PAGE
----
BLAIRSVILLE, Ga: Born in part out of a desire to return to small-town living, Lasso the Moon Alpaca Farm became a sustainably driven business for the husband and wife owners. The farm is open year-round and offers free tours to the public. They are currently in the midst of the Ninth Thanksgiving on the farm and are taking reservations for the Eleventh Annual Alpaca Holiday tours.
Owner and artist Holly leads small groups around the farm three times a day from 11 a.m. to 1 p.m. The hour-long tour teaches visitors about the alpaca, including origins, husbandry, and fur uses.
The animals must be shorn once a year because their fur grows perpetually, and if the fur coat isn’t collected, they could die from heatstroke. Lasso the Moon shears its alpacas every May. An alpaca’s first shearing produces the finest hair that it will ever produce.
“They are visibly happy afterward,” Holly stated about the alpacas after shearing day.
Farmers can make use of low-quality furs, such as turning it into mulch. Those walking around the farm will see fur blanketing the base of fruit trees.
The very-much hands-on, interactive environment makes the farm great for children and a good learning opportunity for them. All visitors can feed and pet the alpacas, just don’t pat the animals on their head or face and don’t stand behind the animal then touch their rear-ends. First, alpacas interpret pats to their heads as aggressive. Second, no one should ever stand directly behind any livestock then pet their backside if they don’t want to be kicked potentially.
The alpacas are very curious and inspect everyone who enters their paddock, probably because they hope their guests are hiding food. They’ll quickly nibble pellets out of a person’s hand.
However, alpacas aren’t the only animals located on Lasso the Moon. Anyone who visits will see chickens, ducks, cats, and dogs running freely around the farm. Some of the domesticated animals will gladly climb in vehicles to hang out with guests. The dogs are there to protect the alpacas, which are natural prey animals.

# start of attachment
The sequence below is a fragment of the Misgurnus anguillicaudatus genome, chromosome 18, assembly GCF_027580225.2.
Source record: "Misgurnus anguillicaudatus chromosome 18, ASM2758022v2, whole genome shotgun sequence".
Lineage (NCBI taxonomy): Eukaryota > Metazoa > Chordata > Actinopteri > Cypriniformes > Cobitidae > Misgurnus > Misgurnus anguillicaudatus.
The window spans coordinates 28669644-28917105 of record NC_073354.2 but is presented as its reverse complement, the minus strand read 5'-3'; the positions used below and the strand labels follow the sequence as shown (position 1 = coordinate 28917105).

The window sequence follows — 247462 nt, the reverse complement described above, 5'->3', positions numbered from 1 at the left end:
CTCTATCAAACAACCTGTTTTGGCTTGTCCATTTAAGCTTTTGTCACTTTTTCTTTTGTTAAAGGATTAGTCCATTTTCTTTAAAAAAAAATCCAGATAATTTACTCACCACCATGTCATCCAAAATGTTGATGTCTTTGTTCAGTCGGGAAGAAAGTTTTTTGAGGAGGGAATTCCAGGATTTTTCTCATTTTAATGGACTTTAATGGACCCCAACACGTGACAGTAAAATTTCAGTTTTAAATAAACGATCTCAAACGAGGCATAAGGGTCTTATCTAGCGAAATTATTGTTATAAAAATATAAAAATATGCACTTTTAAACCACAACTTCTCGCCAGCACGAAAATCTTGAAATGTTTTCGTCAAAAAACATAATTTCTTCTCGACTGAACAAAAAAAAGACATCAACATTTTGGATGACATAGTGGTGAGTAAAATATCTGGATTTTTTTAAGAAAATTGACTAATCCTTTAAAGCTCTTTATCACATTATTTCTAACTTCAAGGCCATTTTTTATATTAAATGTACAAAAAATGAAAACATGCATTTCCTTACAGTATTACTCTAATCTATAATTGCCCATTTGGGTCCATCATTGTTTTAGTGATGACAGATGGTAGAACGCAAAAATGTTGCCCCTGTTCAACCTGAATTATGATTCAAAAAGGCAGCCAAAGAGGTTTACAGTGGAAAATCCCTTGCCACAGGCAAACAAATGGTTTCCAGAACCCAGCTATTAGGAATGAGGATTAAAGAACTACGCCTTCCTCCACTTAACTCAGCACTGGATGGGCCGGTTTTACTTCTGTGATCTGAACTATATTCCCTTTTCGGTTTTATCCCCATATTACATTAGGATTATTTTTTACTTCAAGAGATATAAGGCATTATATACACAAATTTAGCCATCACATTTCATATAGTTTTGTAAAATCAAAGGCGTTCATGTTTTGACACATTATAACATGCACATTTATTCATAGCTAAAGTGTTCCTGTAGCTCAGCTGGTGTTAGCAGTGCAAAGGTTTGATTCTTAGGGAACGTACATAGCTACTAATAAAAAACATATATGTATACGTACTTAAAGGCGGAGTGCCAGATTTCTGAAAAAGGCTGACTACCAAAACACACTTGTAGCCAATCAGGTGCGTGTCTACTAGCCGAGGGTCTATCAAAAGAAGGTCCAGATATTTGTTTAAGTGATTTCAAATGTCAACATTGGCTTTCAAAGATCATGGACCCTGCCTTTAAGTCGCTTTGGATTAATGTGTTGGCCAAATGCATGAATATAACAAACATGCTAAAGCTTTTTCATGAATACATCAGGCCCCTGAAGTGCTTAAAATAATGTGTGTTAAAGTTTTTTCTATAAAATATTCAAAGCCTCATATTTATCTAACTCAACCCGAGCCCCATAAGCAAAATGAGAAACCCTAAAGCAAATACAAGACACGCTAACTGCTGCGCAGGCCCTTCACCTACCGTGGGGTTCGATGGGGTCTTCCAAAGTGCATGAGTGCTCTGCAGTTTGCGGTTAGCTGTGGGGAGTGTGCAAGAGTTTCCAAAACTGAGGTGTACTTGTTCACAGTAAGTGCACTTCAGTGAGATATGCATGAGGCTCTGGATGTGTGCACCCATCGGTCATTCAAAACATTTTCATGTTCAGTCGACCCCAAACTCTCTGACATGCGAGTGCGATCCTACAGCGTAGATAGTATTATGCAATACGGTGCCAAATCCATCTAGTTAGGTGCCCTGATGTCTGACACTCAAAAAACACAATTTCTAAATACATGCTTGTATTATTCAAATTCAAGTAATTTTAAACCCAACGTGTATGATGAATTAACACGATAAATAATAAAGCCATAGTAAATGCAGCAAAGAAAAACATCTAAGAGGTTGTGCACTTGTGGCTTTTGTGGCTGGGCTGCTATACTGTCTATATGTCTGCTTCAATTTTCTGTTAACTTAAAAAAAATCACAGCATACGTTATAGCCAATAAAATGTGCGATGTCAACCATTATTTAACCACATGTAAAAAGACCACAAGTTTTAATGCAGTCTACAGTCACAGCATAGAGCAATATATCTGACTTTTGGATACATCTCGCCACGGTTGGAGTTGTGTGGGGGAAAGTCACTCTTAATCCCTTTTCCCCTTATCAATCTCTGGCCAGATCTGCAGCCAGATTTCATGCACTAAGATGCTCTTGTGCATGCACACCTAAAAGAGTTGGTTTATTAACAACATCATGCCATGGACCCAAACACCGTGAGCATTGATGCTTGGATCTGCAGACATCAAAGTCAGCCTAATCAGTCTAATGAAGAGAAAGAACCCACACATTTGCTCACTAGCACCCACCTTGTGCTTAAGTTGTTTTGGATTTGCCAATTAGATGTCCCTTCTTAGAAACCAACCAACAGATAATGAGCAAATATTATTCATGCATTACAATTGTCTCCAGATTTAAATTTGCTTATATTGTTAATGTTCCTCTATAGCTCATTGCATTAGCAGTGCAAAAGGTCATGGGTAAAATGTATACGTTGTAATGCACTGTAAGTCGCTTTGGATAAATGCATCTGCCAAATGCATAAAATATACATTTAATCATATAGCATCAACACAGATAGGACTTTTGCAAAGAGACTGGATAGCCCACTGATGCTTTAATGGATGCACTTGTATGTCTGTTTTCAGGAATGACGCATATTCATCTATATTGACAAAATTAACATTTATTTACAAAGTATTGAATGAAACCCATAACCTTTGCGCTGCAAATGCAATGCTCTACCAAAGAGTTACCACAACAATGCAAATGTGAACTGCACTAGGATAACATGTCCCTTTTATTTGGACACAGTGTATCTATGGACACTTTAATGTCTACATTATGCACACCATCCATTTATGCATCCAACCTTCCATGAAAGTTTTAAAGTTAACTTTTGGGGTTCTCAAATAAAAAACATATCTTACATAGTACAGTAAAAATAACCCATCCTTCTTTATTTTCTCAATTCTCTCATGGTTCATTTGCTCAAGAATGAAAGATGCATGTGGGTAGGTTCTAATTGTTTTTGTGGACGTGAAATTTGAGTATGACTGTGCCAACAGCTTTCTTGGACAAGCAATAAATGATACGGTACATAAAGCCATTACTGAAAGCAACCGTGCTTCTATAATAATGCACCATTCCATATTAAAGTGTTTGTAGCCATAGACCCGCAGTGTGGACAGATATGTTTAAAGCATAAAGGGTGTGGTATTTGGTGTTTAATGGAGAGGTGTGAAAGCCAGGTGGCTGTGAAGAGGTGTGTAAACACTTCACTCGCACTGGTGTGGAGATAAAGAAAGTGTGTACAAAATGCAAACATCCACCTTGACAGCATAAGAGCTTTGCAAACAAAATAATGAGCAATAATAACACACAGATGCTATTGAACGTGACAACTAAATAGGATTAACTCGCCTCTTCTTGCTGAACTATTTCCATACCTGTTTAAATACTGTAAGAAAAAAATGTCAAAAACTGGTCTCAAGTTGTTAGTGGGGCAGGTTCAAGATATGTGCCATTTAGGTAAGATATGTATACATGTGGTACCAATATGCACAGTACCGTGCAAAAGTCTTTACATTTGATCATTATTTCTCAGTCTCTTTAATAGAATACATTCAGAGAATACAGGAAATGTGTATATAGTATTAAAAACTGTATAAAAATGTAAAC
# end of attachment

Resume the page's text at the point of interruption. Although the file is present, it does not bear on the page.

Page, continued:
Tours aren’t the only option for those interested in spending some time at the farm. Holly holds several fiber art classes. Attendees can choose to make a silk patchwork Nuno felted alpaca scarf, silk dyed scarf, Nuno felted poncho with matching wristlets, necklace and earrings, or a needle felted animal/item. Those interested can sign-up online. The classes include a farm to table lunch, and all materials are provided.
A little backstory
18 years ago, Holly’s husband built the barn that now serves as her base of operation as it were. The bottom contains stalls and their “homemade stantion, scale, feed bins, sink and cabinet space for paperwork and storage of sterile items.”
Upstairs is Holly’s studio for glass bead making, fiber art education, bird nest ball making, and gallery. It also features all the awards earned from showing their alpacas.
Holly explained she always wanted to return to a small town farm life after growing up on one. When they bought the farm, her husband told her she could raise whatever she wanted, but it had to be a business.
At first, she wasn’t sure what she wanted to raise until reading an article about alpacas, and Holly instantly knew that she wanted to start an alpaca farm.
“So, we started going to farms and shows, and we literally just fell in love with them and decided this is what we wanted to do,” Holly said. “As an artist with an art degree, it really appealed to me that you could do so much with them and not kill them to do it.”
Anyone interested in learning more about Lasso the Moon or sign up for a class, visit their website. The Alpaca holiday tours run from December 26 to 29 at 11 a.m., 12 p.m., and 1 p.m. Please make an appointment or call before visiting the farm.